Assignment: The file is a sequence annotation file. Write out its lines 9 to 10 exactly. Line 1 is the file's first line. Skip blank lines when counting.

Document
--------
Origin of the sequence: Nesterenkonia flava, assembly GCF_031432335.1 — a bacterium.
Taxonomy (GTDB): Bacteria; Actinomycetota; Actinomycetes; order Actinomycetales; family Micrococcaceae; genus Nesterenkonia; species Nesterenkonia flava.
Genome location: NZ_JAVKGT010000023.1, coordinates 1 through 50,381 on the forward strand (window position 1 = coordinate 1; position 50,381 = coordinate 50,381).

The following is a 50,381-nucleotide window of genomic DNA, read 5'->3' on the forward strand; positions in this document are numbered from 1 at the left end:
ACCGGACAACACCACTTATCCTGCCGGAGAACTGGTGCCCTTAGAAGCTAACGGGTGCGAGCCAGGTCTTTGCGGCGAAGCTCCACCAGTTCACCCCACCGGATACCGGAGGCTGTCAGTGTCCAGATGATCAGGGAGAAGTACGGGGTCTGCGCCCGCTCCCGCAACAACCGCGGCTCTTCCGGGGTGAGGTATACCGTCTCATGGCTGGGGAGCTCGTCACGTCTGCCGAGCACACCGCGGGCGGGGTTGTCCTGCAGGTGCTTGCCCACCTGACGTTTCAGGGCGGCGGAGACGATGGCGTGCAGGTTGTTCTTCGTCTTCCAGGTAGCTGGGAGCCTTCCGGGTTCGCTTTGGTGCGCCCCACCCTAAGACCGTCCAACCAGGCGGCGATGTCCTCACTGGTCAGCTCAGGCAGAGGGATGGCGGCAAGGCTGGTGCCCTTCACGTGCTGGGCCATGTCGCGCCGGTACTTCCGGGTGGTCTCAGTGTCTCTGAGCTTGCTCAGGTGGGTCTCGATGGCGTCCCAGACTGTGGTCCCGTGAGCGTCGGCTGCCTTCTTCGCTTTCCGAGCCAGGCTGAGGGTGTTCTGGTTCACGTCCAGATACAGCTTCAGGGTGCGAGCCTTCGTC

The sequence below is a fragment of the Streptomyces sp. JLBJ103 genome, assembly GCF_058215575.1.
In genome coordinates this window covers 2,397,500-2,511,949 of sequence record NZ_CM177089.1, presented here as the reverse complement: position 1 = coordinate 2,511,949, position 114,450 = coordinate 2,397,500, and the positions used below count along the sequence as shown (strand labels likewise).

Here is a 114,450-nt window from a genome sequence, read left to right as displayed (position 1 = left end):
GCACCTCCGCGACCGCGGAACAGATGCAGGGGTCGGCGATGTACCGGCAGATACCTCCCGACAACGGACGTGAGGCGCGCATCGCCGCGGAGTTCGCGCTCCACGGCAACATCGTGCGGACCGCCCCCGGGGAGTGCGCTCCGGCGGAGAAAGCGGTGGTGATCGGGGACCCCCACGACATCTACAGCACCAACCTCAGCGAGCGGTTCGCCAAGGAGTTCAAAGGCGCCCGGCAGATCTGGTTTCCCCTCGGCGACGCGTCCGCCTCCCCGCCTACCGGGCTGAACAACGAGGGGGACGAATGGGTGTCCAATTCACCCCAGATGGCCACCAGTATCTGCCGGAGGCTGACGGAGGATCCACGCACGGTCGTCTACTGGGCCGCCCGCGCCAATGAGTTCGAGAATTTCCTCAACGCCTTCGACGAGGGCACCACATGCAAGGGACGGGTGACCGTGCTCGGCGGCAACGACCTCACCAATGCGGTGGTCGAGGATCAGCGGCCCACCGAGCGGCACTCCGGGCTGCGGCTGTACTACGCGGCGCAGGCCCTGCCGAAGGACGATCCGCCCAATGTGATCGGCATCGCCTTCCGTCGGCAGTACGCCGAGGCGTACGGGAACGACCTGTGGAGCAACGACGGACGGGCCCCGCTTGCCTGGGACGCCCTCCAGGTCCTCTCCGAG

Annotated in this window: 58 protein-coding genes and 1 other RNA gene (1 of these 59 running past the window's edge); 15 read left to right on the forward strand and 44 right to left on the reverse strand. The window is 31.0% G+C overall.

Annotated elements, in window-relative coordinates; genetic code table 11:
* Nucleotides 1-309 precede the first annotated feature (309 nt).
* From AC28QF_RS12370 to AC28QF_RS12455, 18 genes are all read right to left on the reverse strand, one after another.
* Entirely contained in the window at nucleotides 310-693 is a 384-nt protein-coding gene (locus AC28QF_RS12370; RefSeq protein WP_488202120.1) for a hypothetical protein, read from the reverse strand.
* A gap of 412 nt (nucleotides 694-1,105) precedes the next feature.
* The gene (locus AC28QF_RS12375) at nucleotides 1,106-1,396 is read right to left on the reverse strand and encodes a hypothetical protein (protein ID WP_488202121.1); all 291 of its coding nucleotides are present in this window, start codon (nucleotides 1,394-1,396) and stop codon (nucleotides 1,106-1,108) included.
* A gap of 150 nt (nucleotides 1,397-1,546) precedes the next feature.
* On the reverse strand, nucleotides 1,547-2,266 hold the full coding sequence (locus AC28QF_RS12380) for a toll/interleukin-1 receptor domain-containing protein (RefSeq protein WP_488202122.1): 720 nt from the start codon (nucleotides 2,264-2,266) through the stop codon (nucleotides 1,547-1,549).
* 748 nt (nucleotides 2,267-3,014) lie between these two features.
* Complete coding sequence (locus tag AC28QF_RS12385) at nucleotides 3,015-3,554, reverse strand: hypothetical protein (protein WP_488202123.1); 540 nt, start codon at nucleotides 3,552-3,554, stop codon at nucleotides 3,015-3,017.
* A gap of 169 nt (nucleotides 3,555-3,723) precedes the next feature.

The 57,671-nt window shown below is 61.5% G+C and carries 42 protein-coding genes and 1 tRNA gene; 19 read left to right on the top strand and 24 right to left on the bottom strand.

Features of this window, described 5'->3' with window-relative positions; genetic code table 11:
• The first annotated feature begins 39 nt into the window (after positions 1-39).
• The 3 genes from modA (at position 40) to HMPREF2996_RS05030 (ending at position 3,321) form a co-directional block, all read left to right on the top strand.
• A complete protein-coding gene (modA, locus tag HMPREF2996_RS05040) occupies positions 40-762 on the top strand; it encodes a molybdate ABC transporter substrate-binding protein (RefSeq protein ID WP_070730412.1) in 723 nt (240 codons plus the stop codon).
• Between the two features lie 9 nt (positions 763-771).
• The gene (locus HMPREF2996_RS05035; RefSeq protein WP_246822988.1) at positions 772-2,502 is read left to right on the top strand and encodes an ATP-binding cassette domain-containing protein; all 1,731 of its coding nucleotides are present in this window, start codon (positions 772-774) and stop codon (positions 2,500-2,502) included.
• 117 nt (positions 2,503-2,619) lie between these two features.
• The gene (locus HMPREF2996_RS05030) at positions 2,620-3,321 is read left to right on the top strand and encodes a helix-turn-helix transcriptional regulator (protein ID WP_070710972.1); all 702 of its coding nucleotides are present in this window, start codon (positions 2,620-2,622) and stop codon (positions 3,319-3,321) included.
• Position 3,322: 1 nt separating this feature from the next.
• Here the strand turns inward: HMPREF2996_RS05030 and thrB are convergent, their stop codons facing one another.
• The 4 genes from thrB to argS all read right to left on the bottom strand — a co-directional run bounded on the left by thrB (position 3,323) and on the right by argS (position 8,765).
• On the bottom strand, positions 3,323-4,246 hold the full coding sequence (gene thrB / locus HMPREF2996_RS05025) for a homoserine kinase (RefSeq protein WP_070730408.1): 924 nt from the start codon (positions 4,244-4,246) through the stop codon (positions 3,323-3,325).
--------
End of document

GCACCTCCGCGACCGCGGAACAGATGCAGGGGTCGGCGATGTACCGGCAGATACCTCCCGACAACGGACGTGAGGCGCGCATCGCCGCGGAGTTCGCGCTCCACGGCAACATCGTGCGGACCGCCCCCGGGGAGTGCGCTCCGGCGGAGAAAGCGGTGGTGATCGGGGACCCCCACGACATCTACAGCACCAACCTCAGCGAGCGGTTCGCCAAGGAGTTCAAAGGCGCCCGGCAGATCTGGTTTCCCCTCGGCGACGCGTCCGCCTCCCCGCCTACCGGGCTGAACAACGAGGGGGACGAATGGGTGTCCAATTCACCCCAGATGGCCACCAGTATCTGCCGGAGGCTGACGGAGGATCCACGCACGGTCGTCTACTGGGCCGCCCGCGCCAATGAGTTCGAGAATTTCCTCAACGCCTTCGACGAGGGCACCACATGCAAGGGACGGGTGACCGTGCTCGGCGGCAACGACCTCACCAATGCGGTGGTCGAGGATCAGCGGCCCACCGAGCGGCACTCCGGGCTGCGGCTGTACTACGCGGCGCAGGCCCTGCCGAAGGACGATCCGCCCAATGTGATCGGCATCGCCTTCCGTCGGCAGTACGCCGAGGCGTACGGGAACGACCTGTGGAGCAACGACGGACGGGCCCCGCTTGCCTGGGACGCCCTCCAGGTCCTCTCCGAG

Annotated in this window: 58 protein-coding genes and 1 other RNA gene (1 of these 59 running past the window's edge); 15 read left to right on the forward strand and 44 right to left on the reverse strand. The window is 31.0% G+C overall.